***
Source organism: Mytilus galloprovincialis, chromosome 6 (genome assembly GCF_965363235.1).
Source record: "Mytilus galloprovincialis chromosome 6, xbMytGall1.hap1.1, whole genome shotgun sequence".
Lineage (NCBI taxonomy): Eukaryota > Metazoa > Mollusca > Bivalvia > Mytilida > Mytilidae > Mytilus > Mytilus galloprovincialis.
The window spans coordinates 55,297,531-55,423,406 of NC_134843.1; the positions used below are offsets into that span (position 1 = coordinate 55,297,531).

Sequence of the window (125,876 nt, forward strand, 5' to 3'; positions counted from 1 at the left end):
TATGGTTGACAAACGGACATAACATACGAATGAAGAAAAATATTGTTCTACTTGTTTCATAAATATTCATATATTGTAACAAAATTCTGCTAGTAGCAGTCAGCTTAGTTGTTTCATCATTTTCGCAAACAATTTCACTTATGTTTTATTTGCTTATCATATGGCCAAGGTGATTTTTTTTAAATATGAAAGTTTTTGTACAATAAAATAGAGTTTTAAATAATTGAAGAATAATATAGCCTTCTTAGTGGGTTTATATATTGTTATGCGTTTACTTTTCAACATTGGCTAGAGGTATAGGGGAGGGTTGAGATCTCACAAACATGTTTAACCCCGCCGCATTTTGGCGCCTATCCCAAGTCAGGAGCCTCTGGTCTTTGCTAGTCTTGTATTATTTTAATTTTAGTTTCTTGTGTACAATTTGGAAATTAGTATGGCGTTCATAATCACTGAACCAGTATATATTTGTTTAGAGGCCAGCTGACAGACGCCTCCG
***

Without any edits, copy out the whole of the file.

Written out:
Source organism: Mytilus galloprovincialis, chromosome 6 (genome assembly GCF_965363235.1).
Source record: "Mytilus galloprovincialis chromosome 6, xbMytGall1.hap1.1, whole genome shotgun sequence".
Lineage (NCBI taxonomy): Eukaryota > Metazoa > Mollusca > Bivalvia > Mytilida > Mytilidae > Mytilus > Mytilus galloprovincialis.
The window spans coordinates 55,297,531-55,423,406 of NC_134843.1; the positions used below are offsets into that span (position 1 = coordinate 55,297,531).

Sequence of the window (125,876 nt, forward strand, 5' to 3'; positions counted from 1 at the left end):
TATGGTTGACAAACGGACATAACATACGAATGAAGAAAAATATTGTTCTACTTGTTTCATAAATATTCATATATTGTAACAAAATTCTGCTAGTAGCAGTCAGCTTAGTTGTTTCATCATTTTCGCAAACAATTTCACTTATGTTTTATTTGCTTATCATATGGCCAAGGTGATTTTTTTTAAATATGAAAGTTTTTGTACAATAAAATAGAGTTTTAAATAATTGAAGAATAATATAGCCTTCTTAGTGGGTTTATATATTGTTATGCGTTTACTTTTCAACATTGGCTAGAGGTATAGGGGAGGGTTGAGATCTCACAAACATGTTTAACCCCGCCGCATTTTGGCGCCTATCCCAAGTCAGGAGCCTCTGGTCTTTGCTAGTCTTGTATTATTTTAATTTTAGTTTCTTGTGTACAATTTGGAAATTAGTATGGCGTTCATAATCACTGAACCAGTATATATTTGTTTAGAGGCCAGCTGACAGACGCCTCCG